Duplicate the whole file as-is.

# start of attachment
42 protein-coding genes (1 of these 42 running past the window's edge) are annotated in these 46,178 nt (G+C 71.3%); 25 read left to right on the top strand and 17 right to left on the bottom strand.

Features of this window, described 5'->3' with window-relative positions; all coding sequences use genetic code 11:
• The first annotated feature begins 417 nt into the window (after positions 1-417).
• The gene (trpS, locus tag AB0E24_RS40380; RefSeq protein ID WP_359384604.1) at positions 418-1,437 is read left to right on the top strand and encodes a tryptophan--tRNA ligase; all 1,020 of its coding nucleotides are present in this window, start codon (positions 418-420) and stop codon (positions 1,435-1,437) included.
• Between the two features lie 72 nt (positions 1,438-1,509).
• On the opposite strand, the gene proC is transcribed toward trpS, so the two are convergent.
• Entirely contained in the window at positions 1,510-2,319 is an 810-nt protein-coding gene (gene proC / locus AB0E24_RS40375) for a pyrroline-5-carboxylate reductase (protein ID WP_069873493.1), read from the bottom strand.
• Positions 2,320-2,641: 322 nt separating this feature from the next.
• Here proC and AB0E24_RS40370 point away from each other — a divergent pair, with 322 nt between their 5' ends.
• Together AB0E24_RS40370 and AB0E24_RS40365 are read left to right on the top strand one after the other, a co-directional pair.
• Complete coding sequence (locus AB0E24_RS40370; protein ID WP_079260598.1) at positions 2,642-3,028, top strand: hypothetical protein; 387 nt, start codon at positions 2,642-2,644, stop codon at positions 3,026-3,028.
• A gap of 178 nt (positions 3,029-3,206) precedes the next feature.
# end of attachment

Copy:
42 protein-coding genes (1 of these 42 running past the window's edge) are annotated in these 46,178 nt (G+C 71.3%); 25 read left to right on the top strand and 17 right to left on the bottom strand.

Features of this window, described 5'->3' with window-relative positions; all coding sequences use genetic code 11:
• The first annotated feature begins 417 nt into the window (after positions 1-417).
• The gene (trpS, locus tag AB0E24_RS40380; RefSeq protein ID WP_359384604.1) at positions 418-1,437 is read left to right on the top strand and encodes a tryptophan--tRNA ligase; all 1,020 of its coding nucleotides are present in this window, start codon (positions 418-420) and stop codon (positions 1,435-1,437) included.
• Between the two features lie 72 nt (positions 1,438-1,509).
• On the opposite strand, the gene proC is transcribed toward trpS, so the two are convergent.
• Entirely contained in the window at positions 1,510-2,319 is an 810-nt protein-coding gene (gene proC / locus AB0E24_RS40375) for a pyrroline-5-carboxylate reductase (protein ID WP_069873493.1), read from the bottom strand.
• Positions 2,320-2,641: 322 nt separating this feature from the next.
• Here proC and AB0E24_RS40370 point away from each other — a divergent pair, with 322 nt between their 5' ends.
• Together AB0E24_RS40370 and AB0E24_RS40365 are read left to right on the top strand one after the other, a co-directional pair.
• Complete coding sequence (locus AB0E24_RS40370; protein ID WP_079260598.1) at positions 2,642-3,028, top strand: hypothetical protein; 387 nt, start codon at positions 2,642-2,644, stop codon at positions 3,026-3,028.
• A gap of 178 nt (positions 3,029-3,206) precedes the next feature.